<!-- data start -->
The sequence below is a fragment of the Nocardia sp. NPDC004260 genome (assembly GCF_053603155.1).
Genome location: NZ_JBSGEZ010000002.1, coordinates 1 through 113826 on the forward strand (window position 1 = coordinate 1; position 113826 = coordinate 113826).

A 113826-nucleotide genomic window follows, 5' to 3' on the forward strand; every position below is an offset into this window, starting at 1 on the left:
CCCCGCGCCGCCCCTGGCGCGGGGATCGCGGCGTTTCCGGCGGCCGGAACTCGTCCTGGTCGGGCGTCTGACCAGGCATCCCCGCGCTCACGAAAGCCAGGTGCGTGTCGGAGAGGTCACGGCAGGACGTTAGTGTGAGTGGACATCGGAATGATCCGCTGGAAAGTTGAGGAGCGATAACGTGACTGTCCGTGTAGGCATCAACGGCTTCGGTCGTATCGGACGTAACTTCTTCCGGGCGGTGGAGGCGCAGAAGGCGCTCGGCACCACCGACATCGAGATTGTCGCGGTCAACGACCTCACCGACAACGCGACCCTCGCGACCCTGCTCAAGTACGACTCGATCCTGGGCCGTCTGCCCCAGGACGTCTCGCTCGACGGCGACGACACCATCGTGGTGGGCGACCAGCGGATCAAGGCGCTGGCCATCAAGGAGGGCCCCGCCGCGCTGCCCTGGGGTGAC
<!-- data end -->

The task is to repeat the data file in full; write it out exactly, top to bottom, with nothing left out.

The sequence below is a fragment of the Nocardia sp. NPDC004260 genome (assembly GCF_053603155.1).
Genome location: NZ_JBSGEZ010000002.1, coordinates 1 through 113826 on the forward strand (window position 1 = coordinate 1; position 113826 = coordinate 113826).

A 113826-nucleotide genomic window follows, 5' to 3' on the forward strand; every position below is an offset into this window, starting at 1 on the left:
CCCCGCGCCGCCCCTGGCGCGGGGATCGCGGCGTTTCCGGCGGCCGGAACTCGTCCTGGTCGGGCGTCTGACCAGGCATCCCCGCGCTCACGAAAGCCAGGTGCGTGTCGGAGAGGTCACGGCAGGACGTTAGTGTGAGTGGACATCGGAATGATCCGCTGGAAAGTTGAGGAGCGATAACGTGACTGTCCGTGTAGGCATCAACGGCTTCGGTCGTATCGGACGTAACTTCTTCCGGGCGGTGGAGGCGCAGAAGGCGCTCGGCACCACCGACATCGAGATTGTCGCGGTCAACGACCTCACCGACAACGCGACCCTCGCGACCCTGCTCAAGTACGACTCGATCCTGGGCCGTCTGCCCCAGGACGTCTCGCTCGACGGCGACGACACCATCGTGGTGGGCGACCAGCGGATCAAGGCGCTGGCCATCAAGGAGGGCCCCGCCGCGCTGCCCTGGGGTGAC